New Delhi: The COVID 19 pandemic continues to create significant health, social, economic and judicial challenges world-wide, forcing governments and businesses to critically assess the impact to their people, operations and governance. This is also the time for all stakeholders including the Government, judiciary, business, industry etc to review the pre-covid systems and procedures and come up with novel methodologies of operating by using technology.
CII’s Report on ‘Use of Technology in the Justice System’ explores the need and the manner in which technology can be infused in functioning of the Indian judicial system and consequent changes in existing laws that may be necessitated. It charts (i) global developments in the area; (ii) ascertains the need to migrate to an online dispute resolution system; (iii) discusses implementation of technology in the different stages of a civil trial starting from e-filing of pleadings through evidence to final arguments; and (iv) analyses factors that should guide the implementation of e-courts” said Mr Chandrajit Banerjee, Director General, CII in a Press release issued here today.
The Report highlights how with social distancing becoming the new norm, as a means of preventing further spread of the virus, the Indian justice delivery system has had to let go of the age-old practice of hearings in a physical courtroom through physical paper pleadings. “While a shutdown of the physical Court system could have led to a nation-wide catastrophe, the Courts in India rose to the occasion, and shifting to “virtual hearings” overnight, to ensure that they continue to consistently deliver justice to the masses. E-filings of pleadings and hearings through video conferencing, though introduced and evolved as a means to overcome the limitations of the pandemic, have shown to possess a number of advantages that may be carried forward for times to come” CII stated.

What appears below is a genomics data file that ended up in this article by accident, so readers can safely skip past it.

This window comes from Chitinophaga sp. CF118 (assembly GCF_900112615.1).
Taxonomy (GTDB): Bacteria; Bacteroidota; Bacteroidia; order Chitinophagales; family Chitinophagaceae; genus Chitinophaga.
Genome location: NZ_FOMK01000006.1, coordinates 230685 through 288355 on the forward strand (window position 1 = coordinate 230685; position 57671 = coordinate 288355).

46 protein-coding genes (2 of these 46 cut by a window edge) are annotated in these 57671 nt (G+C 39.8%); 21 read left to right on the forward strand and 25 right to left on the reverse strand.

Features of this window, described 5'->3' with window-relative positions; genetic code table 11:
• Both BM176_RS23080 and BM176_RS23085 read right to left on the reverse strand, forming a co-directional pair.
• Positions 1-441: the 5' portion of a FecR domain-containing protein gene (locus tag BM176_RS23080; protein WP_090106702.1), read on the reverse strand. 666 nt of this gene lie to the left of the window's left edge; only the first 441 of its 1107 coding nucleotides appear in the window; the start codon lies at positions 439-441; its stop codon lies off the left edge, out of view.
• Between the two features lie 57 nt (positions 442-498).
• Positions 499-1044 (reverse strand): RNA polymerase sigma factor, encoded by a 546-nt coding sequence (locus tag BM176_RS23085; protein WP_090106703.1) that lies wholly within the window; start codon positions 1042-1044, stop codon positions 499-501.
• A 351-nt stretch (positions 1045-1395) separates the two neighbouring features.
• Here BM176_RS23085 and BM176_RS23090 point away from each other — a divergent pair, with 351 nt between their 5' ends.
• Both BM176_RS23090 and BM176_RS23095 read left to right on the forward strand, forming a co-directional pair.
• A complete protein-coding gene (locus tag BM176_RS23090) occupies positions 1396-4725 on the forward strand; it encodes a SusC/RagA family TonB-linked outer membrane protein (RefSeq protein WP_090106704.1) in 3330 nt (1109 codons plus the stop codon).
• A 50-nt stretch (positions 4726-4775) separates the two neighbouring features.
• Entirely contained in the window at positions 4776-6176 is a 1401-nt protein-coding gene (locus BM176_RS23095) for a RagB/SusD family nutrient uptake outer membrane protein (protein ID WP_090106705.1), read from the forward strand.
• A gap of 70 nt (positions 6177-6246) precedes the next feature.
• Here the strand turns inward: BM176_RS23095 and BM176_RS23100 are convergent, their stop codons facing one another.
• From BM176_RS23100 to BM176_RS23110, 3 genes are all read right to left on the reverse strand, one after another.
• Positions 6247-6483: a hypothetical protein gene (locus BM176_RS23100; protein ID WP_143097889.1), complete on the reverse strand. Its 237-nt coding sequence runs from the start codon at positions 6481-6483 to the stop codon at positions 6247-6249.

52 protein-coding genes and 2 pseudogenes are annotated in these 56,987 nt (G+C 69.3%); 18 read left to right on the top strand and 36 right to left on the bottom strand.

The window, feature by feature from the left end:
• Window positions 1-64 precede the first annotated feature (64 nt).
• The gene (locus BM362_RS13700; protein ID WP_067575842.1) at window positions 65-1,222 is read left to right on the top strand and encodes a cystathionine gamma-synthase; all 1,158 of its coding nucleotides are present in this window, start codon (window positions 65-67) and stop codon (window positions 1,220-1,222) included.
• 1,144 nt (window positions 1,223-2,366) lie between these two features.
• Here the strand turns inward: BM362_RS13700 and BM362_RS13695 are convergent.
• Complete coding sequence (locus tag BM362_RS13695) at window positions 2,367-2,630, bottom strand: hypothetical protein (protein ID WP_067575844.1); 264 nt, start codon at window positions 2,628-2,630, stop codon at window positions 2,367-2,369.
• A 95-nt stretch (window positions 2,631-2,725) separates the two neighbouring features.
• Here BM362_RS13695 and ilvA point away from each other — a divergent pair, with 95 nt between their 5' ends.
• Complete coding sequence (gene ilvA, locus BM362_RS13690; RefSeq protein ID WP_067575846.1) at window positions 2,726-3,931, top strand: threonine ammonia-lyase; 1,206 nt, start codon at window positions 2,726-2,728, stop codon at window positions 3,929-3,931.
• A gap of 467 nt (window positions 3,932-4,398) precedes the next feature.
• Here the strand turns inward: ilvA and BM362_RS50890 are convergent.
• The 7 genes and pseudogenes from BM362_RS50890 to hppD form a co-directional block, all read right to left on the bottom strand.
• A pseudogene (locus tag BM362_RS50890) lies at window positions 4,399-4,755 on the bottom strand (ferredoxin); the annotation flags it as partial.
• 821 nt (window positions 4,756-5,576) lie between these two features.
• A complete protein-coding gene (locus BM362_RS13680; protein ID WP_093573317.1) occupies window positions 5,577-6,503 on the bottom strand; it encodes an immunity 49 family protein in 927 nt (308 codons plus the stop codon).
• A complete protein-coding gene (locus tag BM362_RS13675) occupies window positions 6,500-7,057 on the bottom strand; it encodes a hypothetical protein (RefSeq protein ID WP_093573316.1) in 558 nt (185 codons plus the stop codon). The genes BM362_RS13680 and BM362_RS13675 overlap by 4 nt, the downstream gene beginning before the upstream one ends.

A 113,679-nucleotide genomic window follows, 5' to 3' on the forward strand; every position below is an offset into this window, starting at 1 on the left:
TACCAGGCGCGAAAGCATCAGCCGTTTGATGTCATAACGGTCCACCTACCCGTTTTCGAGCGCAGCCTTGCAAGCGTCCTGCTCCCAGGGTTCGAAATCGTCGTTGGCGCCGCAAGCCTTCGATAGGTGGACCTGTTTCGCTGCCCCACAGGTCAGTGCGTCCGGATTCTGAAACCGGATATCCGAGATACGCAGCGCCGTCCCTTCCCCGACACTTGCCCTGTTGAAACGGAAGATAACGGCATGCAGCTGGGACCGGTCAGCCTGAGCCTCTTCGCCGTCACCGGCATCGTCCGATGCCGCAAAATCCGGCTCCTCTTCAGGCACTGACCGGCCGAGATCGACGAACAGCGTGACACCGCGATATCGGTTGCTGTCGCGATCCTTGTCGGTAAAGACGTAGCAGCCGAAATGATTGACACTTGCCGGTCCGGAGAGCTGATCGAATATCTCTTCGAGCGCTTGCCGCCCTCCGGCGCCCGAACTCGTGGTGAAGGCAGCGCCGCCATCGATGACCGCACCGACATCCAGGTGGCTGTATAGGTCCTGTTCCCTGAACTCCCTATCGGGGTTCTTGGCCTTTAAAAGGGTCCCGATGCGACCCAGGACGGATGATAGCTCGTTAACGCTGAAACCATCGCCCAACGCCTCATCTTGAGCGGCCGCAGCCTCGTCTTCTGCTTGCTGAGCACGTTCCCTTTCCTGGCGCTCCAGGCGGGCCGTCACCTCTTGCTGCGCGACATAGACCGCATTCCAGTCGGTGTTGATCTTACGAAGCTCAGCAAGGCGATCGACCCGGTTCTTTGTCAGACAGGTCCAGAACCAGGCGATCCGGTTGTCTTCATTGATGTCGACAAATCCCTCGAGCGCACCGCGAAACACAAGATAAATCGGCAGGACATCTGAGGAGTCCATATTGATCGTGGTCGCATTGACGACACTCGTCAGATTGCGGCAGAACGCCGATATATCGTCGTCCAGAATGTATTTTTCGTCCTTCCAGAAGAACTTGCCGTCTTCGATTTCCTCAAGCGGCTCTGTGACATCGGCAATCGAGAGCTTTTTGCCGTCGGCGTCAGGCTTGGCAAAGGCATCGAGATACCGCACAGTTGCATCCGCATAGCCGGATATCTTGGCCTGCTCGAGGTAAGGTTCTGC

The Report further underlines that with planned implementation, it is possible to shift completely to a system of online dispute resolution, where a matter may be completely handled remotely with e-filing of pleadings and remote hearing through videoconferencing. However, no shift in system can happen overnight. “As most litigants do not have access to computers or the internet, concepts like e-filing of pleadings and conducting hearings through video conferencing cannot be made mandatory for all litigants in the foreseeable future. Infusion of technology in the Indian justice system must be tailored to indigenous circumstances. There is no overhauling of existing laws that is necessary for migrating to the online dispute resolution system. What is required is a foresight and an appreciation of technological possibilities, CII emphasised.